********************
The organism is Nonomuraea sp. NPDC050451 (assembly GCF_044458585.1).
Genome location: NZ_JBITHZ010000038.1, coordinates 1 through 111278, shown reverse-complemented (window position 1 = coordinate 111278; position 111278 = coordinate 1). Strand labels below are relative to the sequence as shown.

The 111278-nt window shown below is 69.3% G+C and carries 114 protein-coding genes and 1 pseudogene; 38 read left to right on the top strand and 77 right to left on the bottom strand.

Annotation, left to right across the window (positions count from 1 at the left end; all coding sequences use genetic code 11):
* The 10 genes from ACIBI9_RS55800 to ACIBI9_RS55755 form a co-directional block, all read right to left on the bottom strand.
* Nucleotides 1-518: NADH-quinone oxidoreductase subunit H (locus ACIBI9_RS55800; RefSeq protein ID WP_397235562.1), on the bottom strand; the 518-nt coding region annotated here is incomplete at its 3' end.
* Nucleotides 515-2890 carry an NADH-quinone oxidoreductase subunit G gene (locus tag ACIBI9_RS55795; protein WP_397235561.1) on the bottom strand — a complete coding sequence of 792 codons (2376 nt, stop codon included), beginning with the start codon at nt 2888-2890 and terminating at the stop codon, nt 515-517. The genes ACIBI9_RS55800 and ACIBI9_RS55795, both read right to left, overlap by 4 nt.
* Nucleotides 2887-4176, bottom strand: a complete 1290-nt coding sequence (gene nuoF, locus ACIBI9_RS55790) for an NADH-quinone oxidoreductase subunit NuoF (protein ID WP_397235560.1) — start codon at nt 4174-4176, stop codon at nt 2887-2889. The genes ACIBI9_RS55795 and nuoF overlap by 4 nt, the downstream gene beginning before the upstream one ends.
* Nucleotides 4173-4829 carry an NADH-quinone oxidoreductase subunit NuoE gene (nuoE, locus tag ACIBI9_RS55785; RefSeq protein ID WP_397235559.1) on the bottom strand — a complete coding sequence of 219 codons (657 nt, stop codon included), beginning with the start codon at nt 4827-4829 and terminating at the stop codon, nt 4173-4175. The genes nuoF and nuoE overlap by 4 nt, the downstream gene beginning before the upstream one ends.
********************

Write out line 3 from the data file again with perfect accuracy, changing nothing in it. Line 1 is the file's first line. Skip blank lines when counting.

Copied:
The 111278-nt window shown below is 69.3% G+C and carries 114 protein-coding genes and 1 pseudogene; 38 read left to right on the top strand and 77 right to left on the bottom strand.